|Produced by||Charles Urban|
|Cinematography||Edward Tong, Charles Urban, Charlie Weddup, Fred Wilson|
|Distributed by||War Propaganda Bureau, The Cinema Committee|
|29 December 1915|
The film documents Britain's military preparedness, showing scenes of the army and navy in preparation for war, and the manufacture of munitions. The film was made by the Cinema Committee, comprising Charles Urban, William Jury of Jury's Imperial Pictures and Tommy Welsh of Gaumont, at the behest of the covert British propaganda organisation, the War Propaganda Bureau (also known as Wellington House). It was the first major British official film of World War One.
The film was produced over Autumn 1915. The army sections were filmed at Aldershot by Gaumont camera operators in September, showing the training of recruits and culminating in a review of troops by George V on 30 September. The naval scenes were filmed over September/October by Charles Urban, who operated one of the cameras, alongside Teddy Tong, Charlie Weddup and Fred Wilson. The fleet was filmed off Scapa Flow under conditions of great security, as naval officialdom was worried by the film depicting identifiable stretches of coastline. Sequences of the fleet at sea were filmed in Kinemacolor. The section of munitions manufacture used film previously produced by Vickers Ltd., and included scenes showing women munition workers. The film also featured the launch of battleship HMS Revenge and the launch of a submarine.
Release and reception
The film was premiered at the Empire Theatre, London, on 29 December 1915, before an audience of political and military dignatories. It was introduced by the First Lord of the Admiralty Arthur Balfour. It was shown in two halves: 'The New Army in the Making' and 'The Sure Shield of Britain and Empire'. It was accompanied by orchestral music specially composed by Herman Finck.
These are the sections of the film as it was originally exhibited:
Part I: The New Army in the Making
- Recruiting and Drilling of Volunteers
- Making Ammunition
- Trench Work (training in England
- Cavalry, Artillery, and Mounted Infantry
- Royal Flying Corps and Field Telegraph
- Motor-Cycle Machine-Gun Battalion at Work
- Provisioning an Army
- His Majesty King George V
Part II: The Sure Shield of Britain and Empire
- Building and Launching a Battleship
- On a British Mine-Sweeper
- ‘The Silver Sentinel’
- ‘The Iron Grip’ (Kinemacolor)
- A Battle Squadron at Sea (Kinemacolor)
- With the Grand Fleet in the North Sea
- Jack Afloat
- Life on Board H.M.S. ‘Queen Elizabeth’ (Kinemacolor)
- The Submarine Service
- The ‘Hornets’ of the Fleet
- ‘Watch-dogs of the Empire in Action’ (Kinemacolor)
- ‘All’s Well’ (Sunset on Calm Surroundings)
- ‘God Save the King’
The film ran for six weeks at the Empire, then was converted into a shorter, monochrome-only version for general release in the UK and overseas. A book of the film was produced with text by Archibald Hurd and a series of twenty-four colour postcards with scenes from the film was issued by the Photochrom Company.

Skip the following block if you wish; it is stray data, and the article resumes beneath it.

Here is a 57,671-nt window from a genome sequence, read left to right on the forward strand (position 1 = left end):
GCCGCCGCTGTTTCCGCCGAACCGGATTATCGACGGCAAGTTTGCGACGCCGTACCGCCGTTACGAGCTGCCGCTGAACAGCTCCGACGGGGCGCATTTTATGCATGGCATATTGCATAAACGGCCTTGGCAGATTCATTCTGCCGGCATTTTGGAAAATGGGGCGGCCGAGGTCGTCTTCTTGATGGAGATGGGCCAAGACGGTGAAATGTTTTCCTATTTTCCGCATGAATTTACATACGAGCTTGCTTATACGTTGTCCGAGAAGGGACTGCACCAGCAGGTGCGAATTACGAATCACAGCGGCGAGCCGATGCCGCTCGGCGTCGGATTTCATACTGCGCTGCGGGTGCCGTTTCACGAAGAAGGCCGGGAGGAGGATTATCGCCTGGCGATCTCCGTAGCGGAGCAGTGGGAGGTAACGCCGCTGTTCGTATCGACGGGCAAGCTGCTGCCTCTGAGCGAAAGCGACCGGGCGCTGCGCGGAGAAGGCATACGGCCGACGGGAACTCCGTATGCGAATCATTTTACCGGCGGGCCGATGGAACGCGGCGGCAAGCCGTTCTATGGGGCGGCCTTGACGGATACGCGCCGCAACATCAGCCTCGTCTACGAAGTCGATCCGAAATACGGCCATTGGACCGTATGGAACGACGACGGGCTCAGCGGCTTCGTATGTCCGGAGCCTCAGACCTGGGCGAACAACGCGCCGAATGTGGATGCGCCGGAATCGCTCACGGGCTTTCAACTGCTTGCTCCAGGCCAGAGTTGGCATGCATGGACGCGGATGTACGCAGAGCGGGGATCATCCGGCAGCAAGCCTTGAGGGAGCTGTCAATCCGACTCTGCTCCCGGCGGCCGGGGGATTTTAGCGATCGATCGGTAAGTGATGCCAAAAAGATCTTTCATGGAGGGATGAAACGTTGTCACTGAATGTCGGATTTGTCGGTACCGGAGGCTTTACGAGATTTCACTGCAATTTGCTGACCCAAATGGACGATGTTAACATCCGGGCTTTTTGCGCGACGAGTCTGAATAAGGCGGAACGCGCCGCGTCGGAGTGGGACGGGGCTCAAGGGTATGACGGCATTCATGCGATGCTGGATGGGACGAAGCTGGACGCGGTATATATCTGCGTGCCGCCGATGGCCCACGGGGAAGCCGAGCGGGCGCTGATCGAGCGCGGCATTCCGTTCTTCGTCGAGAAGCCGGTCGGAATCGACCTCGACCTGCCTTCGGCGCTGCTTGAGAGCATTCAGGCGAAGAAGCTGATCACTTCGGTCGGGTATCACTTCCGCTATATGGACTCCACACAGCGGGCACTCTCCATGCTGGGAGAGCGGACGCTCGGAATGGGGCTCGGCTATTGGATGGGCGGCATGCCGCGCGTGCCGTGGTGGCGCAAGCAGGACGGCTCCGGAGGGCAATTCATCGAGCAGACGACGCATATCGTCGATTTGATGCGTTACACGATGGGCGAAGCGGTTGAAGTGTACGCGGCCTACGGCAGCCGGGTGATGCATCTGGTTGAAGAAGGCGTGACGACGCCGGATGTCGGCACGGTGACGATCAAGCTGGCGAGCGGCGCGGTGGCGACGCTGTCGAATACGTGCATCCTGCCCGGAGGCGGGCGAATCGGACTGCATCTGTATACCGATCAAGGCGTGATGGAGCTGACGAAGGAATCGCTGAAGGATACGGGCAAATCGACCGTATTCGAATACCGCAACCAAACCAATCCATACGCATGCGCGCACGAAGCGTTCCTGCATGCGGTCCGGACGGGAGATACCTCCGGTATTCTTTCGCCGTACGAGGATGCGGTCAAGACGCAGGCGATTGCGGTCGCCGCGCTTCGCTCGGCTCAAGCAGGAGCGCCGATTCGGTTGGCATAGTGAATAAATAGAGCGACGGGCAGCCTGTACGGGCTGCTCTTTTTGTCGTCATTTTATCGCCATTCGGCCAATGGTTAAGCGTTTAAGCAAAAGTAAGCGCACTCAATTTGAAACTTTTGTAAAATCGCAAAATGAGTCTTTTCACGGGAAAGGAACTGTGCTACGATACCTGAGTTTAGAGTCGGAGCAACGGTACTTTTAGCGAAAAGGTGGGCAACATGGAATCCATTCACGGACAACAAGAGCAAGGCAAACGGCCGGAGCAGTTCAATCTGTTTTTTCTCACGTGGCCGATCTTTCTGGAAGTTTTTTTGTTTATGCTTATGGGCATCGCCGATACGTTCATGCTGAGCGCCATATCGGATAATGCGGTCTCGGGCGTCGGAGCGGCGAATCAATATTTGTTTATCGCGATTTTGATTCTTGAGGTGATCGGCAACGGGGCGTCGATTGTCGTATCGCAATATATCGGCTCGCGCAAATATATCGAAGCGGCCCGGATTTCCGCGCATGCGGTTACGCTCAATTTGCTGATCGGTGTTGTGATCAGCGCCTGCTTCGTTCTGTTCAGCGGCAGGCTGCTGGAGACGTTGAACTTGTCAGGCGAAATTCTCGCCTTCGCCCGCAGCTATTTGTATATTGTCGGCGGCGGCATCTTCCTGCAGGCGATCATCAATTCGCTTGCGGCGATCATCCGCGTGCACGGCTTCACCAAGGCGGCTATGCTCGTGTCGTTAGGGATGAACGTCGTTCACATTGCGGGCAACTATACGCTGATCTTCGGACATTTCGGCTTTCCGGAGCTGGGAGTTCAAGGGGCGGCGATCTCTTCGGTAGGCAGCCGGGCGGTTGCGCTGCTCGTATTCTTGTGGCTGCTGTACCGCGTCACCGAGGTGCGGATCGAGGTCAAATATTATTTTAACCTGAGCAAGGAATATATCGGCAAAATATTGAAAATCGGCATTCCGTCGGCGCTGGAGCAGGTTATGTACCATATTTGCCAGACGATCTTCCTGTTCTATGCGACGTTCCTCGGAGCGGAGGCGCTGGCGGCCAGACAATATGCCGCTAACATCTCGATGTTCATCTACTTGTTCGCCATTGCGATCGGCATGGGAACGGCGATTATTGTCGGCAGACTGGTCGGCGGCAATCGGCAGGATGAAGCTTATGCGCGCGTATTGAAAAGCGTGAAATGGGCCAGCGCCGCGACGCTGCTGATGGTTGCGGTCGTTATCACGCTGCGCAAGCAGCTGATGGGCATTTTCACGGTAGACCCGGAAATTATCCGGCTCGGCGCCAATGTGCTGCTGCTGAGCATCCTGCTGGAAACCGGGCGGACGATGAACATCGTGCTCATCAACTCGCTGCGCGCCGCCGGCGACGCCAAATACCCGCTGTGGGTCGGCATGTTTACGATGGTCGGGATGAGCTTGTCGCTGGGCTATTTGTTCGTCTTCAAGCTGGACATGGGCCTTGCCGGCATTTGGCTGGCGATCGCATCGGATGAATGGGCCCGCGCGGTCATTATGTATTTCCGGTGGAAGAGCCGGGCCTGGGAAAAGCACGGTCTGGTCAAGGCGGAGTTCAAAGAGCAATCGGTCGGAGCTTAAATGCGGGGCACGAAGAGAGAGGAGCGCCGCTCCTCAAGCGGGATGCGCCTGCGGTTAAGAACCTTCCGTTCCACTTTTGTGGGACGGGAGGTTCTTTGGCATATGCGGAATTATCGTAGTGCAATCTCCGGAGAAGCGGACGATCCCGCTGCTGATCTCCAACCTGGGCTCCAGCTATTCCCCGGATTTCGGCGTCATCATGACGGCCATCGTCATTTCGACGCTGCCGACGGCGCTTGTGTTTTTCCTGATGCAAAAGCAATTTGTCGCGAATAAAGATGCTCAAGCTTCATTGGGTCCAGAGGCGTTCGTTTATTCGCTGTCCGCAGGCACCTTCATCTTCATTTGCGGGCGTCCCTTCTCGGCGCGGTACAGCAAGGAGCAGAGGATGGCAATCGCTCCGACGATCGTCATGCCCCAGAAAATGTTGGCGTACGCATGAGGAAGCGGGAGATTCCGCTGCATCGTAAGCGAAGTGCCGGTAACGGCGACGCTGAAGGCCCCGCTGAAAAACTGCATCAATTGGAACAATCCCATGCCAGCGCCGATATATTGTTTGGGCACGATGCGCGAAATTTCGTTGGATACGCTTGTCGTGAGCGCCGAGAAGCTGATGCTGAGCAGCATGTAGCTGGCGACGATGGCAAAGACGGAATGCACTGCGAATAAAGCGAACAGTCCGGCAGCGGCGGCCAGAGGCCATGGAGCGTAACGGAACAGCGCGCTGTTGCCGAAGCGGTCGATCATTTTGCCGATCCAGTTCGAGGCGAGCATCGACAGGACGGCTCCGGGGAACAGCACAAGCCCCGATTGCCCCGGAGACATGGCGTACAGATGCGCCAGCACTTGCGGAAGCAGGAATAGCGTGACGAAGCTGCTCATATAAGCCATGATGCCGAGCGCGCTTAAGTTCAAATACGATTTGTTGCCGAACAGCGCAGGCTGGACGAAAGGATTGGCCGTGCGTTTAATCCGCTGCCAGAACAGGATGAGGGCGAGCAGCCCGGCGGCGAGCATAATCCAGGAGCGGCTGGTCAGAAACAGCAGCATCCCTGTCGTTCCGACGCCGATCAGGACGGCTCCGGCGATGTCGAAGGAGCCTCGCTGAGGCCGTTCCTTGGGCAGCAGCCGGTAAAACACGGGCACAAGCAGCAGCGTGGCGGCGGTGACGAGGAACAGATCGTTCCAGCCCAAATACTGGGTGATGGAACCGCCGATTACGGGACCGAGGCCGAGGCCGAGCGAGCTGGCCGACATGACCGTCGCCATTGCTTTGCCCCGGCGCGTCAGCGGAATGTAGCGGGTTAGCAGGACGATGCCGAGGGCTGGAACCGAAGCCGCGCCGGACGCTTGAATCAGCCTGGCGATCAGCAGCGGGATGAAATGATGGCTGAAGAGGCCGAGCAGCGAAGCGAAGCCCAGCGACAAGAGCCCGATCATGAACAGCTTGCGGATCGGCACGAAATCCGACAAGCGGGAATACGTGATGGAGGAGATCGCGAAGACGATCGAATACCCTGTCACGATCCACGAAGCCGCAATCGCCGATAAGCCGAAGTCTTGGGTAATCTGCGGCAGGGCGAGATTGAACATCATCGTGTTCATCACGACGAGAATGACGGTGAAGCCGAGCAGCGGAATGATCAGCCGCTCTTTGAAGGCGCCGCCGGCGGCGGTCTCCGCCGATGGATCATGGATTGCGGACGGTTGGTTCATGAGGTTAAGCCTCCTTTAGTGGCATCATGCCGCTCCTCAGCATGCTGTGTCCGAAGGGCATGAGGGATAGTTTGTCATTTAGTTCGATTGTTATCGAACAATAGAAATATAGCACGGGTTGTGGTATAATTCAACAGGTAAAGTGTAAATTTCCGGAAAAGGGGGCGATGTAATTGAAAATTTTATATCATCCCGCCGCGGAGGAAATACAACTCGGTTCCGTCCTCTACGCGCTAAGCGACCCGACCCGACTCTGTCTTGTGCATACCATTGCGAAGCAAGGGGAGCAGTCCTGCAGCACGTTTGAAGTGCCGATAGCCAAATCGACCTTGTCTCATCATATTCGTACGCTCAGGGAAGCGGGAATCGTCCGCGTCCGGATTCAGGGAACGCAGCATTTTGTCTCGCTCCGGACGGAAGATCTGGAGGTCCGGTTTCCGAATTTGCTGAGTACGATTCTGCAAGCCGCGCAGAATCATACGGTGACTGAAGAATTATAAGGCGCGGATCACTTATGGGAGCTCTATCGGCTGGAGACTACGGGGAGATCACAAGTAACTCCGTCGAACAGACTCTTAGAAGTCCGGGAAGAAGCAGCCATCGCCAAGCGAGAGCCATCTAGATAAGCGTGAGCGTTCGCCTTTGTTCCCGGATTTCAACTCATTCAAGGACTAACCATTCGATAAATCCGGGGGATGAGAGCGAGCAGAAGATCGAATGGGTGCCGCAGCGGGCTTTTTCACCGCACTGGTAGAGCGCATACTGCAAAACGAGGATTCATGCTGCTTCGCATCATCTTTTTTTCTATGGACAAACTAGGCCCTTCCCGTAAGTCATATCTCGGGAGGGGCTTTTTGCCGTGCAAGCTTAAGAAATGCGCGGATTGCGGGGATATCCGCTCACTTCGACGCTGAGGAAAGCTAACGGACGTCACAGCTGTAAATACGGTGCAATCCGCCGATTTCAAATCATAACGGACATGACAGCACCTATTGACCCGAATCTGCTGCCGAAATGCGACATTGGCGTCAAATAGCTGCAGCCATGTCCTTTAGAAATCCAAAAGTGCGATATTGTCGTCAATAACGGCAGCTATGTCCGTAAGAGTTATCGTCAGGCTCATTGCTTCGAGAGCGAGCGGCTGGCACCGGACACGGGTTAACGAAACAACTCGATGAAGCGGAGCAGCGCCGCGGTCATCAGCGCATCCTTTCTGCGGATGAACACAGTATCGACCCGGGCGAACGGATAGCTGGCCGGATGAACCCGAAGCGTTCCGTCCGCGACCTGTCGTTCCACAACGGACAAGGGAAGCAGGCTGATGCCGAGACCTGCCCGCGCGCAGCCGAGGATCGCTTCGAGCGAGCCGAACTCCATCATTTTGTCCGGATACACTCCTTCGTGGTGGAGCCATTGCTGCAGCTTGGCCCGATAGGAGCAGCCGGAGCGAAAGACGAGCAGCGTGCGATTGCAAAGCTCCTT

The film was widely praised in Britain for its propagandist and educationl value. W.G. Faulkner, film critic of The Evening News, said the film
ought certainly to be shown, not only in every part of the British Isles but throughout the Empire and in every neutral country the world over. There would be no need for any other propaganda; no literature could effect half as good as these pictures.
German newspaper Rheinsche Westphaelische Zeitung said of the film:
We must admit, a more clever advertisement could hardly be made by the English Ministry of War for its Army and Fleet and its war services in general. This speculation on the sensibilities of the cinema visitor will not fail of its object. Strongly recommended for imitation.
It was exhibited overseas in many countries, usually managed by local concessionaries, but for some key territories special representation was required. Tommy Welsh took the film to France, the novelist Gilbert Frankau took it to Italy. A.S. Paulsen of Nordisk Film took it to Scandinavia. Theatrical circuit manager Maurice Bandman handled the film in India and the Far East. Charles Urban took the film to the USA, retitling it How Britain Prepared. He experienced great difficulty in getting the film shown, because of exhibitors' resistance to propaganda and protests from German American interests.
- McKernan, Luke (2013). Charles Urban: Pioneering the Non-Fiction Film in Britain and America, 1897-1925. Exeter: University of Exeter Press. ISBN 978-0859898829.
- McKernan, Luke (2013). Charles Urban: Pioneering the Non-fiction Film in Britain and America, 1897-1925. Exeter: University of Exeter Press. pp. 133–139. ISBN 978-0859898829.
- Charles Urban papers. Bradford: National Media Museum.
- Hurd, Archibald. "Britain Prepared, from a kinematograph revue of the activities of His Majesty's naval and military forces". Internet Archive.
- "Britain Prepared". Charles Urban.
- Masterman, Lucy (1939). C.F.G. Masterman. London: Nicholson and Watson. pp. 284–285.
- McKernan, Luke (2013). Charles Urban: Pioneering the Non-fiction Film in Britain and America, 1897-1925. Exeter: University of Exeter Press. pp. 142–158. ISBN 978-0859898829.
- "Britain Prepared". Imperial War Museums.
- Brownlow, Kevin (1978). The War, the West and the Wilderness. Knopf. ISBN 0394489217. OCLC 226914015.
- Downing, Taylor (2014). Secret Warriors: Key Scientists, Code-breakers and Propagandists of the Great War. Little, Brown. ISBN 9781408704219. OCLC 881430908.
- McKernan, Luke (2013). Charles Urban: Pioneering the Non-fiction Film in Britain and America, 1897-1925. University of Exeter Press. ISBN 9780859898829. OCLC 855560241.